Procrastination – or I wished I finished my holiday shopping in August

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Are you a procrastinator? According to Psychology Today, 20% of all people describe themselves as chronic procrastinators.  Does that make you feel better or worse? 
All of us at one time or another have procrastinated over something. This morning I woke up, picked up my journal and cringed (actually I screamed!) when I noticed the date – December 8! Shouldn’t it be November 2?  That is when I wanted to begin my holiday shopping, but didn’t.  If I had, I wouldn’t be in such a state of almost panic!  Holidays can do that to us, especially these holidays coming up when the stakes are high and the question is – what gifts to buy everyone?!
So now you know we all procrastinate, college kids do it 80-95% of the time (how many college students do you know who pull all nighters because they procrastinated?), but right now it isn’t a college paper that is stressing us out, it is the holiday season. 
Sometimes the challenge of getting something done right before the deadline within a shorter time period gives us a rush – the stress of a deadline, which increases the flow we feel when doing the task, a challenge!  And yet we also know procrastination can bring on a different kind of stress.    We all know, stress is not good for the body! So, how do we overcome procrastinating? Unfortunately we cannot add more hours to our day to get everything accomplished, but we can begin now and not put things off until tomorrow or Christmas Eve (we all know people who go out and do ALL of their shopping that evening – oh the stress of it!). So how or what do we need to do to get ready and not be stressed.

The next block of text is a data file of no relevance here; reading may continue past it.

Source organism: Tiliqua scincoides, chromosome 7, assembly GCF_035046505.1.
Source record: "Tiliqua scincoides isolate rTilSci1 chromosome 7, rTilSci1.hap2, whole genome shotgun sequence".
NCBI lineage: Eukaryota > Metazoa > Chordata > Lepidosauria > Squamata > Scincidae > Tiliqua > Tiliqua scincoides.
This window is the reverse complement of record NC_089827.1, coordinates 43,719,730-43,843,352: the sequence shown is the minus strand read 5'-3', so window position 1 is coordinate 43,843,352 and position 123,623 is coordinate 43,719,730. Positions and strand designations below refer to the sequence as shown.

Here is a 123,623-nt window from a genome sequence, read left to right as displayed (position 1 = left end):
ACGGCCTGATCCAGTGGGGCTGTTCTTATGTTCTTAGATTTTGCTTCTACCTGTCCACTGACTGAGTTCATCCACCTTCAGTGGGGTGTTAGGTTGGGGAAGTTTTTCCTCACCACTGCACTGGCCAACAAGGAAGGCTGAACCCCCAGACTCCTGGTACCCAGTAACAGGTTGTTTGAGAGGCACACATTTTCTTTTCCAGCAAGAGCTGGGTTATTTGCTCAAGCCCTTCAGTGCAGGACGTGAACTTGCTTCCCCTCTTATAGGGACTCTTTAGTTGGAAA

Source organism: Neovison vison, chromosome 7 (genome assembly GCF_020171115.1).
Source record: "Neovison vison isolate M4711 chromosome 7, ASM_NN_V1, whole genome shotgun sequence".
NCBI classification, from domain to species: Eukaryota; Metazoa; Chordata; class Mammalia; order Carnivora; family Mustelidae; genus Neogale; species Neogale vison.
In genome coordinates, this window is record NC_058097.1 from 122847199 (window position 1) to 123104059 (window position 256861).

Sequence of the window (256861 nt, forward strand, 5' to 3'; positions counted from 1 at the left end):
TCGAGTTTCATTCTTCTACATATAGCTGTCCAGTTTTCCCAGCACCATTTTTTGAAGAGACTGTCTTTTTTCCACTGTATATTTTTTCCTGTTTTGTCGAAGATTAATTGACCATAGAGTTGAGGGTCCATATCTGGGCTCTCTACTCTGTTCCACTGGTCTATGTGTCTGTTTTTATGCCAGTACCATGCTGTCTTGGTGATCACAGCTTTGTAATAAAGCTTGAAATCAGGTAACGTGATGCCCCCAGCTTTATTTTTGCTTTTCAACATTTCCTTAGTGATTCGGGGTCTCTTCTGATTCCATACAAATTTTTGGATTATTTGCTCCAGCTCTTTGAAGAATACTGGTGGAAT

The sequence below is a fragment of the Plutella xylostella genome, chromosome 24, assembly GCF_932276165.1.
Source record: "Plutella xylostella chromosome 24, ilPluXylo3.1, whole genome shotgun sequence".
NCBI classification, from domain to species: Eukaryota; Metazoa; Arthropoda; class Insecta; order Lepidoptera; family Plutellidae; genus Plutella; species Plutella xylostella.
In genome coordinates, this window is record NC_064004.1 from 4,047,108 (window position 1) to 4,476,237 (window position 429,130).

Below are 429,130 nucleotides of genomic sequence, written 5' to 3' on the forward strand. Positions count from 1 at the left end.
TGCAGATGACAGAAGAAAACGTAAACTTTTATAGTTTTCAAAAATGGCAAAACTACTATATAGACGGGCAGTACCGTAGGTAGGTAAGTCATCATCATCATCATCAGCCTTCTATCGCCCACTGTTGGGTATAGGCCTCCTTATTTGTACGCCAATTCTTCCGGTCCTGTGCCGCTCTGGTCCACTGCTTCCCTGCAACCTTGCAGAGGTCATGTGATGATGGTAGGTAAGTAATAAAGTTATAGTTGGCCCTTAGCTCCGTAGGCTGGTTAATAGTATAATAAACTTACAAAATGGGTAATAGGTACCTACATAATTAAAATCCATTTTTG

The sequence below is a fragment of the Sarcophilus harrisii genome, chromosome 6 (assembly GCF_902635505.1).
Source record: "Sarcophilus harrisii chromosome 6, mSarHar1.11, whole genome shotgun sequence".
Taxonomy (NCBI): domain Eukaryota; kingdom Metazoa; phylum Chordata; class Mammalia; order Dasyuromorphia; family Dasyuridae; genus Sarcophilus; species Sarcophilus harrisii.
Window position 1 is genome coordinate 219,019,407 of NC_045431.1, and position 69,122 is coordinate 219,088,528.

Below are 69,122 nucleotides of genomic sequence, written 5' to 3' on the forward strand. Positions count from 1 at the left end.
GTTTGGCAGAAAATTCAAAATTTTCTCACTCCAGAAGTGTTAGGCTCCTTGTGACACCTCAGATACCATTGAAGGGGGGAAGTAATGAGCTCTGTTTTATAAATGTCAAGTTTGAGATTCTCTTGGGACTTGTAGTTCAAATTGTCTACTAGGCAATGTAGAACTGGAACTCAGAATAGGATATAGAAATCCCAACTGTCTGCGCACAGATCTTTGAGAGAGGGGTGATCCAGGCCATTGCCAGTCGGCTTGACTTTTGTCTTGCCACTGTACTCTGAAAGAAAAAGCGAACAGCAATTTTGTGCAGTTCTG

Since procrastination is all about self-regulation (sounds like something I can put off until after the new year!) what can I do to #1, stop procrastinating and #2, prepare for the holidays. 

  1. Just begin what you need to do – sometimes the act of just starting a project, a paper or a life choice can get you engaged enough to continue.  Write that list of gifts you need to buy! Write a menu if you are cooking dinner or dinners.  What can you purchase rather than prepare yourself (less stress and even the Barefoot Contessa says buy some of the dishes that go with your meal! And if she can do it, so can you and I!) Make sure you put dates of when these things need to be done.
  2. Break the list of your goals into manageable steps so it is easy to get finished.  At lunchtime, pick up one or two gifts, whether at a local store or online. Order the food you need, straighten up your house (make the beds if you can that guests will be staying in for the holiday)
  3. Keep this up until you have completed your list (it does feel good to check off the items on your list).
  4. Reward yourself for the small victories – the reward doesn’t have to be  big or expensive, sometimes the reward of time is the best reward we can give ourself. 

Have a great holiday. Remember to breathe and savor the moments with family and friends.  Time may not be on your side to accomplish what we want to accomplish, however, it is all we have, so make the best of it.
 Want to see who is living in our heads, this TED talk describes what is going on in your head when it is procrastinating (and it is funny!)  Do you have these voices in your head?  https://www.ted.com/talks/tim_urban_inside_the_mind_of_a_master_procrastinator?language=en
Be open to the possibilities,

Ronnie

 

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